Feb 19, 2014

"Speaking of the Holocaust," someone said when the movie, a German comedy, had concluded, "apropos of nothing, what do we think of these new Himmler letters?"  
Our hostess nearly fell out of her chair in a paroxysm of laughter. " 'Speaking of the Holocaust', she mimicked, and added, " 'Am off to Auschwitz. Kisses, Your Heini.' "
"Did he actually write that" the somone continued, referring to the newly released Himmler letters.
"Absolutely," replied our hostess. "Love you mommy. Your Heini.'"
"Your heinous," she added and now, in an instant, her temper switched.  She is not a little bi-polar.
"Yes, I read that too," said someone else getting up from the sofa to stretch. "Didn't he actually call his wife, 'Mommy'? How bizarre." 
"The unbearable lightness of being," our hostess replied, referring to Kundera's novel.  No one in the room seemed to understand the connection, and Margrit was in no position to explain. This late at night she's gone to the moon, even without substances.
Her husband pushed a button and the movie screen rolled up into the ceiling. 
In the silence, people in the room drew on their cigarettes and brandy. Our hostess scratched her right forearm where years ago she'd had a six-digit number tattooed.  You can barely see it now. At one point she decided she didn't want to live with the number after all and tried to remove it. The number had been on the arm of her mother, who was among the last Jews sent to Sachsenhausen from Warsaw in September, 1944 — when there should not have been any more deportations, and the Russian army was idling just on the other bank of the Vistula, and the allies were dropping money and supplies, nearly all of it landing in German hands.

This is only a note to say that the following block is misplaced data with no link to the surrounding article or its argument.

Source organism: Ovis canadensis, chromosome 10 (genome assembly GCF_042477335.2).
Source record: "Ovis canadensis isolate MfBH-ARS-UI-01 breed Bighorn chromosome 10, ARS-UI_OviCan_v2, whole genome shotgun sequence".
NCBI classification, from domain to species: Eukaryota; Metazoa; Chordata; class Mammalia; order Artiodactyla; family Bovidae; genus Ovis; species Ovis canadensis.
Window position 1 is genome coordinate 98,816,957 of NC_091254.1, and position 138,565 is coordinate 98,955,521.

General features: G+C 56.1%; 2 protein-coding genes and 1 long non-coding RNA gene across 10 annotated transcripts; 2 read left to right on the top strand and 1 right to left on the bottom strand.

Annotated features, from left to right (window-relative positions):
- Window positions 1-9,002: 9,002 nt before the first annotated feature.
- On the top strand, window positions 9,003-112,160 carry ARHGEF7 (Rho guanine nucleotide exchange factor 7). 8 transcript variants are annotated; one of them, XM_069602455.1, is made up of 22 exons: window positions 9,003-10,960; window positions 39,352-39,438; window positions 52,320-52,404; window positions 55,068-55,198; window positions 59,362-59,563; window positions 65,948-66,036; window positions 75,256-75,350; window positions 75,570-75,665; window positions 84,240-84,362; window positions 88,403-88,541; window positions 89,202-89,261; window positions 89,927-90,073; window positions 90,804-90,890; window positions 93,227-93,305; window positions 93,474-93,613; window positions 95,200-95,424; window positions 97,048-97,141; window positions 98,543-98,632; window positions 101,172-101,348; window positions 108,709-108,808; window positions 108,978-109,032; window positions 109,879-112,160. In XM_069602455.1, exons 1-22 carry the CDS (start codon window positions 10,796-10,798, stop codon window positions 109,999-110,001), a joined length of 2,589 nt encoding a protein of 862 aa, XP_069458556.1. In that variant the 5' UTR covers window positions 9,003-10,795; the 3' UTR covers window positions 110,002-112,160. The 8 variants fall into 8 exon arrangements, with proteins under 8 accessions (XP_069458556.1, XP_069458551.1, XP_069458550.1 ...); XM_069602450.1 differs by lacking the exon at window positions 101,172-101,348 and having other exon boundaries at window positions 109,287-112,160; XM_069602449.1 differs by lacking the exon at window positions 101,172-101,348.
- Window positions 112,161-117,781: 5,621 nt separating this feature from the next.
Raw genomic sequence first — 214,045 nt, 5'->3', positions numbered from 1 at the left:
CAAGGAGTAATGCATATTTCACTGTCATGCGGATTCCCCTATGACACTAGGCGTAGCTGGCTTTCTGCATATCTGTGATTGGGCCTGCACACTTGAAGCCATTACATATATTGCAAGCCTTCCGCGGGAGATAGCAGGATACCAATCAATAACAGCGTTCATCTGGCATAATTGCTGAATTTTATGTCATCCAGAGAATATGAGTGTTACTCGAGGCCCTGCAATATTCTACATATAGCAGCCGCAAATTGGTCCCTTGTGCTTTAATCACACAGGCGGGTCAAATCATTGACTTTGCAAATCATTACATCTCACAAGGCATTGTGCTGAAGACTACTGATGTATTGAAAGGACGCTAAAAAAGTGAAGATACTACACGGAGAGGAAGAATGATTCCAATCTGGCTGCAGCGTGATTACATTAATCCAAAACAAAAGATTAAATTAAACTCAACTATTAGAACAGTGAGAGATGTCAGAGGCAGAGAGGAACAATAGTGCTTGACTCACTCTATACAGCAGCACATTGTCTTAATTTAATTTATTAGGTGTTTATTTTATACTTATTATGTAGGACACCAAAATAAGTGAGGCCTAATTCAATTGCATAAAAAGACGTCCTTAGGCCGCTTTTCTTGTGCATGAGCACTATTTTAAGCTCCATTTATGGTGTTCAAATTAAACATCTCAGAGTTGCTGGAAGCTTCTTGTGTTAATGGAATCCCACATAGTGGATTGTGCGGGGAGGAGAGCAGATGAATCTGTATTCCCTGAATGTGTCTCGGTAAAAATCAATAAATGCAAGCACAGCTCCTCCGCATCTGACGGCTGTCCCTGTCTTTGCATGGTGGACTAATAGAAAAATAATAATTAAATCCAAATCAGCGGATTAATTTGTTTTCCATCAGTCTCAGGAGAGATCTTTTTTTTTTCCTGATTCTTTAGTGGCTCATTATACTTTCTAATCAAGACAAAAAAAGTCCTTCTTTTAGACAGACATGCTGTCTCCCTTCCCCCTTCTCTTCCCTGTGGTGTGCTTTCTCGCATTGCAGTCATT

Margrit is herself an expert on the Holocaust (And one of the peninsula's most distinguished psychoanalysts). She's read every book, seen every film, and visited many of the historical sites in both Belarus and Poland.  She can tell you all about Anna Klein, the chief supervisor at Ravensbruck, and Arthur Greisser, as well as those particular horrors, Reinefarth, Kaminski, and the incomparably evil, Dr. Oscar Dirlewanger, who you may remember started out as a convicted pedophile.
A friend of hers told me once that Margrit has erlentless nightmares where she is at the train station at one of the camps and the Gestapo captain is signaling, 'this way'; 'that way.' Over and over, 'this way'; 'that way'. And all the while the line is getting shorter and she's summoning up all her wiles, recasting herself as Scheherazade, and it works.  But always only for a moment and then she's back in the line, dreaming up ever newer, more provocative stories....   

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